Shinto Shrines & Temples in Japan


Komainu: They are a pair statue of lion-dogs that are found at the front of the shrines. They are located on each side of the entrance, and are used to ward off any nearby evil spirits. You will often see two komainu dogs erected directly across from one another; one has its mouth open while the other has its mouth closed.

Inari: Instead of komainu dogs; there are many shrines who chose to have Inari (fox-gods) guarding the place of worship instead.

Torii Gate: The large gate structure is used to mark the entrances and exits of the shrines in Japan. 

Chozuya: This is a water pavilion that can be found at the entrances of shrines. It's a ritual to wash one's hands and mouth to purify themselves before entering the main Shinto shrines.

1. Take the ladle to scoop up some water with your right hand, and wash your left. Then switch to wash your right hand.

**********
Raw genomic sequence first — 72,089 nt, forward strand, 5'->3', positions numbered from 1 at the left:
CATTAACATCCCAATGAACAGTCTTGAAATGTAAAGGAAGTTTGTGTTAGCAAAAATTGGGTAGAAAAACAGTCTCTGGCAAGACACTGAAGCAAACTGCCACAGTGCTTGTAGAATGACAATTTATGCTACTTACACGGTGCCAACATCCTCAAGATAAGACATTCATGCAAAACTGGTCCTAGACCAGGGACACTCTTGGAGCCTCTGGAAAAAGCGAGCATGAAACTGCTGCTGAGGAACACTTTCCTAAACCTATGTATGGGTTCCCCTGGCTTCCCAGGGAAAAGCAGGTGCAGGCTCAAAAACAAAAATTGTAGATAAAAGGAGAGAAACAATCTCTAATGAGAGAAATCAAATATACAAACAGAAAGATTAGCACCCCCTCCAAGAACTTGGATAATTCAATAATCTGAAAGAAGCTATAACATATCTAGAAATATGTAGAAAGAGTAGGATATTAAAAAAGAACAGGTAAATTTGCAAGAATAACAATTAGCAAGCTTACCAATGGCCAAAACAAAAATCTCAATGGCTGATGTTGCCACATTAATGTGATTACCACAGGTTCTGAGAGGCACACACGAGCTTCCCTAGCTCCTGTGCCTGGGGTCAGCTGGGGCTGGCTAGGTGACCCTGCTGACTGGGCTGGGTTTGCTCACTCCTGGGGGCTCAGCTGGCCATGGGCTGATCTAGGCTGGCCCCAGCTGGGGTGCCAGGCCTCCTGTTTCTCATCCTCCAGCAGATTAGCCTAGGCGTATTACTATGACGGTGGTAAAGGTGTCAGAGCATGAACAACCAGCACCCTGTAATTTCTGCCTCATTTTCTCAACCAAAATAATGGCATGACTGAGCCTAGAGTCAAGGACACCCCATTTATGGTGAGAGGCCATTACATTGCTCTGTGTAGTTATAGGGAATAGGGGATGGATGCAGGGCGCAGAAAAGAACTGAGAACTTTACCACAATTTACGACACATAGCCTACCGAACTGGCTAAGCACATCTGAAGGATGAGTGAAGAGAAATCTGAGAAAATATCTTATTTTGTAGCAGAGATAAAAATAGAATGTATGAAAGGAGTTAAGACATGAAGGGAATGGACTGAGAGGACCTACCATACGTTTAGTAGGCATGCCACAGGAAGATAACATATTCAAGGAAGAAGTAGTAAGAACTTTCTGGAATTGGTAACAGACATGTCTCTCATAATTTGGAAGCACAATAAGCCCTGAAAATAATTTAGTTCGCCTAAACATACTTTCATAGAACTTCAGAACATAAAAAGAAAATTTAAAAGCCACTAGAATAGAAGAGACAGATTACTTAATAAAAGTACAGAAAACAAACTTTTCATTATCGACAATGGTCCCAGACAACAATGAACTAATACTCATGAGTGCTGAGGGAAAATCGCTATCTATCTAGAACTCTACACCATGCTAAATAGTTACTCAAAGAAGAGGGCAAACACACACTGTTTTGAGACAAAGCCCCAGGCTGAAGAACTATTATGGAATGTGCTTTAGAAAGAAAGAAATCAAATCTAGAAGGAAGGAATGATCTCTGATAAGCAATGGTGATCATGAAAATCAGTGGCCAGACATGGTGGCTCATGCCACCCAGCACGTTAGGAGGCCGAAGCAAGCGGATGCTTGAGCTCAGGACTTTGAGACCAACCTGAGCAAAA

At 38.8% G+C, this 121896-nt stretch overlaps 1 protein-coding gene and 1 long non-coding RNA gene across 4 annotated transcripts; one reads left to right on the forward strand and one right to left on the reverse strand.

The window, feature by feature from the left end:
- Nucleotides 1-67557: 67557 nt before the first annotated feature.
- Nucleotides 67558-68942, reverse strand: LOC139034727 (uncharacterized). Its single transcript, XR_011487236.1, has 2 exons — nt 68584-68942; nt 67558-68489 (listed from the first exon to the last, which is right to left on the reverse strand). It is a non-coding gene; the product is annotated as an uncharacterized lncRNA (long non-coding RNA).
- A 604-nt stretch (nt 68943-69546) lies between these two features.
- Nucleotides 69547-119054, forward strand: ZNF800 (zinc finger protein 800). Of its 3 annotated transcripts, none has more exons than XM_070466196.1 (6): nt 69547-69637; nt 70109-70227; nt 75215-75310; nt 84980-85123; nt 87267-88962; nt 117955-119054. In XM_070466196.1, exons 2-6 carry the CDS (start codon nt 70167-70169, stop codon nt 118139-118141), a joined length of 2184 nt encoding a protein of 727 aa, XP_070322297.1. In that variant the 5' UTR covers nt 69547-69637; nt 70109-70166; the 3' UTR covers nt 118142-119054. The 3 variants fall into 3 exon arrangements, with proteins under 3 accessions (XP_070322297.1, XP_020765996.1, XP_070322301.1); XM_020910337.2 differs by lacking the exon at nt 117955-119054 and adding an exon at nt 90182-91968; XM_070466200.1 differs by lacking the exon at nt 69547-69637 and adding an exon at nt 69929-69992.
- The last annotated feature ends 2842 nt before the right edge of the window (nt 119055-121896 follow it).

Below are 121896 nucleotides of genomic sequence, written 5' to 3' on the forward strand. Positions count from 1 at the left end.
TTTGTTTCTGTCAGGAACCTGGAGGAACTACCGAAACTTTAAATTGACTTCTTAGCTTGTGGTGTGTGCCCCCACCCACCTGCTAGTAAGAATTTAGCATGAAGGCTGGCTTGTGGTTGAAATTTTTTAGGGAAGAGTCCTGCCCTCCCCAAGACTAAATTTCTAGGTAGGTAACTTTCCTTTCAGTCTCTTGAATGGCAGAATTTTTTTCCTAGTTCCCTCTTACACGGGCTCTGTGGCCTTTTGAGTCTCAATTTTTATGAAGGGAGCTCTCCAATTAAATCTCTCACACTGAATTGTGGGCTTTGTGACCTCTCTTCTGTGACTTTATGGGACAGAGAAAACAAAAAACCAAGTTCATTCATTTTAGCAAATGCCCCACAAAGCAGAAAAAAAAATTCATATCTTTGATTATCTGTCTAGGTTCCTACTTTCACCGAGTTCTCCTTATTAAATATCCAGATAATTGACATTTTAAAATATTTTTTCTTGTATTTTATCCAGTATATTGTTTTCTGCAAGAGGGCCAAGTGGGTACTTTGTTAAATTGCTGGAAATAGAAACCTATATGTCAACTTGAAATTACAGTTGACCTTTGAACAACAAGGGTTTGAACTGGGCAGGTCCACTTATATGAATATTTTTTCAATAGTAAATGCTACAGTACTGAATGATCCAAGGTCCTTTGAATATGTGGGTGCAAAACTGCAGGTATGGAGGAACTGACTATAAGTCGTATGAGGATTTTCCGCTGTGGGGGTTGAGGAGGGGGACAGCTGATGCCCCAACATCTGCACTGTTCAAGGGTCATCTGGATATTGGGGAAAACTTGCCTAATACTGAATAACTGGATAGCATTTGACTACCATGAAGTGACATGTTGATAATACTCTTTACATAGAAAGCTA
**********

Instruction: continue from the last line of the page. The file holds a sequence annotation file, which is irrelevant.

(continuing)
2. You can take a small sip of water to rinse your mouth.
3. Return the ladle back to the water.

 Suzu: The bell is attached to a structure on the grounds of the shrines, and rang by worshipers.

Honden: This is the main sanctuary of a shrine in Japan.

Omikuji:  They are paper fortunes that you can get by shaking a box containing bamboo sticks. Each stick has different numbers written on them, and you'd go into the cupboard with the correct number (as on your chosen stick), and select a fortune. The fortune is then tied onto a branch that's on the ground of the shrine for good luck.

Tip: Some popular shrines are Meiji Shrine (Tokyo), Toshogu Shrine (Nikko), Itsukushima Shrine (Miyajima), Hakone Shrine (Hakone), Fushimi Inari Shrine (Kyoto).


Gate: The gate marks the entrance of the temple.

Main Hall (kon-dō): This is where the main service is conducted in the Buddhist temple.

Pagoda: A multi-tier structure that can be found on the grounds of a temple in Japan. Many of the ones that I saw in Japan were either three or five story high.

Tip: Some popular temples are Sensoji Temple (Tokyo), Tennoji Temple (Osaka), Kiyomizu Temple (Kyoto), Kinkakuji (Kyoto), Naritasan (Narita), Todaiji Temple (Nara)

Sources: Wikipedia and Japan Guide

You Might Also Like


Top Categories